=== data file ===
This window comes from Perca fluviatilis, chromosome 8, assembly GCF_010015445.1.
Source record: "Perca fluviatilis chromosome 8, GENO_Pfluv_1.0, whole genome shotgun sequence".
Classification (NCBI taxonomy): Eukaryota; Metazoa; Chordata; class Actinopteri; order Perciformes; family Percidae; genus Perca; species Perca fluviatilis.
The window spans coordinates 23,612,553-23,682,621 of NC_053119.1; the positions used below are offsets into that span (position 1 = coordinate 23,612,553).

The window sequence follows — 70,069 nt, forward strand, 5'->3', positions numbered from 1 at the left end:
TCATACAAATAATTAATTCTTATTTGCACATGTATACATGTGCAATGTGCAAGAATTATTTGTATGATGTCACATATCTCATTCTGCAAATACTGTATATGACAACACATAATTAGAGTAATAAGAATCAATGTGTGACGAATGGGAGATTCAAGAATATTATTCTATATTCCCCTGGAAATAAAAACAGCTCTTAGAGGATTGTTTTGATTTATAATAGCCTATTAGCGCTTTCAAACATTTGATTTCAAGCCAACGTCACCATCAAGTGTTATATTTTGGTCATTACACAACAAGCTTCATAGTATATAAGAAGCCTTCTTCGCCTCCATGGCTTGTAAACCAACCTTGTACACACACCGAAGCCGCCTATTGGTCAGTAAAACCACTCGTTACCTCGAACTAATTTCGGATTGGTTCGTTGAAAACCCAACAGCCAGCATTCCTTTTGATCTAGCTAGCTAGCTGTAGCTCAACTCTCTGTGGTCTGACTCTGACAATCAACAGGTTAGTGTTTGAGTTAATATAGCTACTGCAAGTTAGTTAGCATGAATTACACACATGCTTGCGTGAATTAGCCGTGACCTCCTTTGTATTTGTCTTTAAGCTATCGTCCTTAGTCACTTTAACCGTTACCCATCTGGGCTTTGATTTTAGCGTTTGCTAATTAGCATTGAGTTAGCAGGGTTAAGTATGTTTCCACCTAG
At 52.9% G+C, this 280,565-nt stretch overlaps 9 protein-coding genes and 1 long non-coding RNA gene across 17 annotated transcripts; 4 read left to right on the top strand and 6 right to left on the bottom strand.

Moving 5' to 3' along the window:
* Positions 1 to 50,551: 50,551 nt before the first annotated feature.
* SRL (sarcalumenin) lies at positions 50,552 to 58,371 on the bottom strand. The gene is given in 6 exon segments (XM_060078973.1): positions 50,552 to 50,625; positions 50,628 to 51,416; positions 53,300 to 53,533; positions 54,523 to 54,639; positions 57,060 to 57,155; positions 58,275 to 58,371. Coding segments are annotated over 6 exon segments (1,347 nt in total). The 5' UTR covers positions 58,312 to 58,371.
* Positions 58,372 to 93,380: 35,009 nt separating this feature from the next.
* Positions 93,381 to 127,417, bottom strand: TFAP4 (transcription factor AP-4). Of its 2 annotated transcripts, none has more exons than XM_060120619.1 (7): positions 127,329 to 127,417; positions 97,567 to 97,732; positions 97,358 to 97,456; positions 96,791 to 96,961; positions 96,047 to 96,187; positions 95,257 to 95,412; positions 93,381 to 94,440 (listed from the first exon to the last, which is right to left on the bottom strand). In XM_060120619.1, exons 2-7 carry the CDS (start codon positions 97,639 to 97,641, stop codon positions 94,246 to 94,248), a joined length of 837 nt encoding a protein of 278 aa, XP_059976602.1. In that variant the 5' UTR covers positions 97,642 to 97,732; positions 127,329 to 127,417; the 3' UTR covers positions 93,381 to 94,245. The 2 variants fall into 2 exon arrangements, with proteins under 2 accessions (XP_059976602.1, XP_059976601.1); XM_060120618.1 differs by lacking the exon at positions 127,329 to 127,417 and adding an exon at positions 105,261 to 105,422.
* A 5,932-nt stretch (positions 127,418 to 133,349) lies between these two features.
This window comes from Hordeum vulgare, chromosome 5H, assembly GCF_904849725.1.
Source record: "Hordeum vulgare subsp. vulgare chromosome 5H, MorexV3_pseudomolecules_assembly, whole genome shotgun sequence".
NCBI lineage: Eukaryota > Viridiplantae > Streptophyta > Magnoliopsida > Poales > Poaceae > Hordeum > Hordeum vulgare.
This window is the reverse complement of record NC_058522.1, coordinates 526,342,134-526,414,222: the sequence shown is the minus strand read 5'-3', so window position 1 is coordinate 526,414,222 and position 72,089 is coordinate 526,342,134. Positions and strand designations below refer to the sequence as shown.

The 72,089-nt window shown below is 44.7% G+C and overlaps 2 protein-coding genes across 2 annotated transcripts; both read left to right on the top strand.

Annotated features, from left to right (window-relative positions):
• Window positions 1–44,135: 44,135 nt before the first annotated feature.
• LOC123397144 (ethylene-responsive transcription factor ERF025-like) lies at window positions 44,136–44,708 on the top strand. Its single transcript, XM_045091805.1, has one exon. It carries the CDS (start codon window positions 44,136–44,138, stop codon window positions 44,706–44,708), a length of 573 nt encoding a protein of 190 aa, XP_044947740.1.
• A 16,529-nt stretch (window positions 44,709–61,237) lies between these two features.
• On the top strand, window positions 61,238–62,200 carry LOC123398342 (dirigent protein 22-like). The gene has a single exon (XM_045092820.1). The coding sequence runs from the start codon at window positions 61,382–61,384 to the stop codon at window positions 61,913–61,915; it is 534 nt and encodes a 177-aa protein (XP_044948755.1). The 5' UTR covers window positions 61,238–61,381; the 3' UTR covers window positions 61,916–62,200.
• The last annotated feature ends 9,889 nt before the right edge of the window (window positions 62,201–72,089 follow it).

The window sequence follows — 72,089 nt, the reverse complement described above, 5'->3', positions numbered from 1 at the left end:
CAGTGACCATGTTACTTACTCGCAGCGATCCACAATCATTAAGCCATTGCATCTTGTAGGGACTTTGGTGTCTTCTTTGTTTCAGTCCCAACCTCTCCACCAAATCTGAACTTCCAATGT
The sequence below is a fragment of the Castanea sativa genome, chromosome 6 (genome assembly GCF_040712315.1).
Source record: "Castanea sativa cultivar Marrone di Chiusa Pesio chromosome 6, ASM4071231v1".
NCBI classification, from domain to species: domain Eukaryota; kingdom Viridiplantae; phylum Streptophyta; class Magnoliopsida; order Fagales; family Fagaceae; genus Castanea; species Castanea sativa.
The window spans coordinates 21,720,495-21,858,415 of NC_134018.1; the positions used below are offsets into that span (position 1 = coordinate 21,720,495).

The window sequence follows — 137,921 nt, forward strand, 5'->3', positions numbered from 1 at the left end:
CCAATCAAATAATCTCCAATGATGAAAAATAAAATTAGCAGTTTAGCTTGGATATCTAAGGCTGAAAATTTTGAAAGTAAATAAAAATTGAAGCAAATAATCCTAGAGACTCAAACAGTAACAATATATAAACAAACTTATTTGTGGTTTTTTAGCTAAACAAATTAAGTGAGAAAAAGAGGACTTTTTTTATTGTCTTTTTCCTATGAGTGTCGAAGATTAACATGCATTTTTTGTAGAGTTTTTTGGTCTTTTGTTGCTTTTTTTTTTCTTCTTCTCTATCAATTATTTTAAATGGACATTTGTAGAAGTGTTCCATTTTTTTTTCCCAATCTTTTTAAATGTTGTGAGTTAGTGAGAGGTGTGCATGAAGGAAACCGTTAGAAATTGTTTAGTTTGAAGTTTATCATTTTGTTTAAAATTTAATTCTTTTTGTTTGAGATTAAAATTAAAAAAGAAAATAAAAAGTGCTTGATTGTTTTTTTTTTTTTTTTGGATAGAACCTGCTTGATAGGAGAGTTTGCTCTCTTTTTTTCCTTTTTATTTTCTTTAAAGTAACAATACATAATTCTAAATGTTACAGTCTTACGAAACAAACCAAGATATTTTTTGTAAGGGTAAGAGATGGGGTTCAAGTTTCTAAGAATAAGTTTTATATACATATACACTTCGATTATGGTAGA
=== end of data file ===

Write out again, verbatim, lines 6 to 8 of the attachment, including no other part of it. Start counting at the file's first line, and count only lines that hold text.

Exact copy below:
TCATACAAATAATTAATTCTTATTTGCACATGTATACATGTGCAATGTGCAAGAATTATTTGTATGATGTCACATATCTCATTCTGCAAATACTGTATATGACAACACATAATTAGAGTAATAAGAATCAATGTGTGACGAATGGGAGATTCAAGAATATTATTCTATATTCCCCTGGAAATAAAAACAGCTCTTAGAGGATTGTTTTGATTTATAATAGCCTATTAGCGCTTTCAAACATTTGATTTCAAGCCAACGTCACCATCAAGTGTTATATTTTGGTCATTACACAACAAGCTTCATAGTATATAAGAAGCCTTCTTCGCCTCCATGGCTTGTAAACCAACCTTGTACACACACCGAAGCCGCCTATTGGTCAGTAAAACCACTCGTTACCTCGAACTAATTTCGGATTGGTTCGTTGAAAACCCAACAGCCAGCATTCCTTTTGATCTAGCTAGCTAGCTGTAGCTCAACTCTCTGTGGTCTGACTCTGACAATCAACAGGTTAGTGTTTGAGTTAATATAGCTACTGCAAGTTAGTTAGCATGAATTACACACATGCTTGCGTGAATTAGCCGTGACCTCCTTTGTATTTGTCTTTAAGCTATCGTCCTTAGTCACTTTAACCGTTACCCATCTGGGCTTTGATTTTAGCGTTTGCTAATTAGCATTGAGTTAGCAGGGTTAAGTATGTTTCCACCTAG
At 52.9% G+C, this 280,565-nt stretch overlaps 9 protein-coding genes and 1 long non-coding RNA gene across 17 annotated transcripts; 4 read left to right on the top strand and 6 right to left on the bottom strand.

Moving 5' to 3' along the window: